Compression and Sustainability

May 27, 2010

Sustainability is a big umbrella term addressing a host of issues. Many writers emphasize only a few aspects of sustaining the planet in condition to support life, but the scope of concerns is so broad that it’s difficult – or impossible — to think about them all at once.

Consequently, an abundance of separate initiatives attack some aspect of sustainability; local recycling, alternative energy ventures, permaculture, green building codes (LEED), and so on. These are necessary for work to have a focus. However, probing a bigger picture of the problems shows that the scope of change needed is obviously much larger. Hand wringing or getting mad is of little avail. What do we really have to do differently? That led to the book, Compression.

Compression summarizes a sample of 21st century problems only in the first chapter. The rest of it dwells on how we must change, especially on how our working organizations must change to meet these challenges. The idea is to focus on what has to be done at the working level, and reason backward to what must be done institutionally to support it. The conclusion is that learning to work very differently will greatly alter the current system of economic thought, regardless of its past successes. Future newsletters will concentrate on this more than “threats to economic well being and sustainability.”

This revolution is fundamental; therefore easy both to reject, and to underestimate. The brief list below is only a start on a different way of thinking:

  • Greatly reducing the use of materials and energy reduces the size of all other problems, like disposing of junk and eliminating toxic releases. Slow-working chemical or biological hazards may be the most difficult to foresee and fix.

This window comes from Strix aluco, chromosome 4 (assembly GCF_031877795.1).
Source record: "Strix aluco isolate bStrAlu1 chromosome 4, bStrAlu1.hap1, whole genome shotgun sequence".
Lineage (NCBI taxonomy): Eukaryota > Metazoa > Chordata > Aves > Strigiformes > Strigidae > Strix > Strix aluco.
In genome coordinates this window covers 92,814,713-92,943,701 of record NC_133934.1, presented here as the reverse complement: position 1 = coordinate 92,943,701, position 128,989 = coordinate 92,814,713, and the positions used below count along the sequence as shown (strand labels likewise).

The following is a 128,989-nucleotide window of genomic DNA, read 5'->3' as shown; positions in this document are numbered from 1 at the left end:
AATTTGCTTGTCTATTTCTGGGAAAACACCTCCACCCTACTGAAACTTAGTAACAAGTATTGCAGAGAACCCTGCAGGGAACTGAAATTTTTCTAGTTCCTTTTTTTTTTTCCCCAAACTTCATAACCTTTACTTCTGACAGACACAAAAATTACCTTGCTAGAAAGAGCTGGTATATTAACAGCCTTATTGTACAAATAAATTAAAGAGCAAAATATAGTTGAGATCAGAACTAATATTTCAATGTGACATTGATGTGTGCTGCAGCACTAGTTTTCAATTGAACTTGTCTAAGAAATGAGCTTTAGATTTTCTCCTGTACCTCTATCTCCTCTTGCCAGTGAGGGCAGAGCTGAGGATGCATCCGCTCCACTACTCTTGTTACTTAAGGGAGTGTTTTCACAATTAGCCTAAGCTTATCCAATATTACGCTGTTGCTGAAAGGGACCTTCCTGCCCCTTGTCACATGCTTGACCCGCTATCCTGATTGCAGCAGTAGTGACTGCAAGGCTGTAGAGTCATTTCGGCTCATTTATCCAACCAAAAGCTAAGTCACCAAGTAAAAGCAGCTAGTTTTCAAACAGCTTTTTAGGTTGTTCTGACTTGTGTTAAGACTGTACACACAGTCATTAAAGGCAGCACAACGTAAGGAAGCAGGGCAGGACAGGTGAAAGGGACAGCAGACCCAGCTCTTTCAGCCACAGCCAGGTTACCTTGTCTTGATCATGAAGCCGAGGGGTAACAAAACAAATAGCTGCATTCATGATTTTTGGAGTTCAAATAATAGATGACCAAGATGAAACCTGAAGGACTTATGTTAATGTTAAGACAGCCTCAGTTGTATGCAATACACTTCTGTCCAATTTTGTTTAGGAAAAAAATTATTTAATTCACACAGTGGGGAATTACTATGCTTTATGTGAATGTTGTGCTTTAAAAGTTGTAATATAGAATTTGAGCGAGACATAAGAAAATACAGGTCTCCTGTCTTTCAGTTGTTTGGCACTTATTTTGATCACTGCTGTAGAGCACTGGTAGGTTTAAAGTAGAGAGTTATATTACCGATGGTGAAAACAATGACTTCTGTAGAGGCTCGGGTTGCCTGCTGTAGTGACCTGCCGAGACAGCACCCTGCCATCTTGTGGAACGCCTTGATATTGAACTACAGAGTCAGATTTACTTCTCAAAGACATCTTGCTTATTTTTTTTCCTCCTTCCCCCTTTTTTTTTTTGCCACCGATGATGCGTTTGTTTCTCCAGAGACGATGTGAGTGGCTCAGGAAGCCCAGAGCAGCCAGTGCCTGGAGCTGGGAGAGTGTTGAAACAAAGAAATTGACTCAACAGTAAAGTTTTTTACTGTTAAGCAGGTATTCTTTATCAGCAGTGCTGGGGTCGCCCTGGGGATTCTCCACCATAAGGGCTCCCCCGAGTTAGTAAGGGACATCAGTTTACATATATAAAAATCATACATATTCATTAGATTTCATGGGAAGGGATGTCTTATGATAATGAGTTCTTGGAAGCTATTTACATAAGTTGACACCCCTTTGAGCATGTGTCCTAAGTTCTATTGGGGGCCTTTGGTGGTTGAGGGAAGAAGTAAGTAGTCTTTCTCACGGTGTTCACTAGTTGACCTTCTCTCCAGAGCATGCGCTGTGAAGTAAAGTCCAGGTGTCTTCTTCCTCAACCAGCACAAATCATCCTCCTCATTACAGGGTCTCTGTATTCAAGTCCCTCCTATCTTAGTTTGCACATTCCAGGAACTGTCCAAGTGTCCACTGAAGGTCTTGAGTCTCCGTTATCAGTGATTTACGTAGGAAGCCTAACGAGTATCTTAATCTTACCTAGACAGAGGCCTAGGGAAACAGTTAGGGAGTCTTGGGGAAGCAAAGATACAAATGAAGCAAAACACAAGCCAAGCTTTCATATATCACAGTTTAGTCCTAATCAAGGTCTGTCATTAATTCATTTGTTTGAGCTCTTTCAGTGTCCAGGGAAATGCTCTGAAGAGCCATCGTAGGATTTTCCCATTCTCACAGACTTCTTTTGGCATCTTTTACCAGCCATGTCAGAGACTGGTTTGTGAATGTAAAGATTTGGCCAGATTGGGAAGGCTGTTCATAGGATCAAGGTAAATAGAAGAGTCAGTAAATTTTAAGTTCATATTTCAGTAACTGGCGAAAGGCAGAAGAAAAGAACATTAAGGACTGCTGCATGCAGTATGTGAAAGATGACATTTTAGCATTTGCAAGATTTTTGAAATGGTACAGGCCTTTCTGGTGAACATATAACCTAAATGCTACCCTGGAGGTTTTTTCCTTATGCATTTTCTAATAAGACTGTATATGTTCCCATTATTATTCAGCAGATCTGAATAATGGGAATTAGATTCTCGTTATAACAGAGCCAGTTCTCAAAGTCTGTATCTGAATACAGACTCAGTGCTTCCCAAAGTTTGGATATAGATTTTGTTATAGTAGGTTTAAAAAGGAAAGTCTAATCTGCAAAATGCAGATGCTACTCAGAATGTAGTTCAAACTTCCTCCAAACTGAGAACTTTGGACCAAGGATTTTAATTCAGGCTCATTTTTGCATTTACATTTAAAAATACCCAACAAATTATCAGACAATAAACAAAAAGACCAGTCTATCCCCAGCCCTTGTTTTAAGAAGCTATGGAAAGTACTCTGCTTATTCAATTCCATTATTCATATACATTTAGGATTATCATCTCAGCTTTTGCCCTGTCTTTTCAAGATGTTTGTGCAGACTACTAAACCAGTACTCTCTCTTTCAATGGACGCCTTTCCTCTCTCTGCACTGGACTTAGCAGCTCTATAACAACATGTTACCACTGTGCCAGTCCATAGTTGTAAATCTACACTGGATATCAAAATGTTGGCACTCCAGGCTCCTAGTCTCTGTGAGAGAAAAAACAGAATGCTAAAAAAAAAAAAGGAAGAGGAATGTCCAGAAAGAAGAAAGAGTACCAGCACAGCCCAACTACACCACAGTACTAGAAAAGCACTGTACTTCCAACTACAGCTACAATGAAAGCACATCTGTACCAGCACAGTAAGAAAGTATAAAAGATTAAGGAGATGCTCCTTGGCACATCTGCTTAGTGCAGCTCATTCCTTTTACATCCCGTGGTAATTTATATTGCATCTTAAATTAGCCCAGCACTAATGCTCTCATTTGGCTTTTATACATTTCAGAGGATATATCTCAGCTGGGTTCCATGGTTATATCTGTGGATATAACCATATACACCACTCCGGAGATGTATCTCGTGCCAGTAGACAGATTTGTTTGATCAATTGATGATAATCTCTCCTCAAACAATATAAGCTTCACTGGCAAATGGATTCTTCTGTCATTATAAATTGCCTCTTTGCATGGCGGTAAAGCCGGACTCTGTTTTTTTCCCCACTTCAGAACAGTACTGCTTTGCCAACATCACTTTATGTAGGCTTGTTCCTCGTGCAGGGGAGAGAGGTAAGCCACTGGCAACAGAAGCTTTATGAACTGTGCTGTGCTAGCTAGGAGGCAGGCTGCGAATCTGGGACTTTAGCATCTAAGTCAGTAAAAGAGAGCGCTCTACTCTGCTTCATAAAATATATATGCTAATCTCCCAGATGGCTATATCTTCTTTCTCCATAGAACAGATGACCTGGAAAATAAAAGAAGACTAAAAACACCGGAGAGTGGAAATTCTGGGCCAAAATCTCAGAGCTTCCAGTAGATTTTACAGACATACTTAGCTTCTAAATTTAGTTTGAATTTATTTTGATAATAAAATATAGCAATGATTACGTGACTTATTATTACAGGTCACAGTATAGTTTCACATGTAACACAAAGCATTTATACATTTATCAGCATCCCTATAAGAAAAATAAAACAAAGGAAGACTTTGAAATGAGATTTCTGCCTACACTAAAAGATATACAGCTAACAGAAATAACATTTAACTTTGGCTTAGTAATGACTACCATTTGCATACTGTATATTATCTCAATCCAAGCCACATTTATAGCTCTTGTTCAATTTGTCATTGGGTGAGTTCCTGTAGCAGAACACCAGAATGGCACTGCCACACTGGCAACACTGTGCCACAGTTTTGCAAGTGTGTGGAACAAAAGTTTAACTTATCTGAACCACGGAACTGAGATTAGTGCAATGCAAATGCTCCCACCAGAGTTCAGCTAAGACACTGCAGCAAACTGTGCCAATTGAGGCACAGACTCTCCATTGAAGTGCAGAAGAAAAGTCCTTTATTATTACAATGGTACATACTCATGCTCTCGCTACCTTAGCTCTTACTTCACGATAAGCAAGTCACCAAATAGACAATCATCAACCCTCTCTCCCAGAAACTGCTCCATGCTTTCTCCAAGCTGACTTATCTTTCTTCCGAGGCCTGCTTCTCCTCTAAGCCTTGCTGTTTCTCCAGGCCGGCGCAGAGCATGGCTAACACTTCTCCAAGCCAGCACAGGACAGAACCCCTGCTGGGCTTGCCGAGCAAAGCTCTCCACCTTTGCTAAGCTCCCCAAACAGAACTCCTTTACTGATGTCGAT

• “Microeconomic” cost management “optimizes” using trade offs. But if you reduce the use of everything at once, there are no trade offs. This can be done in many cases. It has been done. But lean “kaizen” is only a primer for doing it.
  • The established system of business thought often conflicts with no more than lean or quality thinking. To create fast-learning, high performance work organizations, beyond the best today, such an organization needs a “mission” and a methodology to assure fast-learning, adaptive performance at all times. This is at odds with objectives to “maximize revenue and profit.”
  • Perhaps most difficult, human psyches are ill equipped for Compression Thinking. We opt for small rewards near-term even when long-term rewards or consequences are well known (hyperbolic discounting). We concentrate on tasks of the present, not consequences in the future. We mentally grab “solutions” without thinking situations through; don’t look at enough angles, see a problem in context, involve enough people, or ask enough why and what if questions. IQ is not strongly associated with habitually thinking deeply and clearly. Any system of organizational learning must counteract human weaknesses.

The buzz about organizational excellence over the past 30 years may seem boring by now. But perhaps we still have not comprehended enough fundamentals, and so have not really begun.

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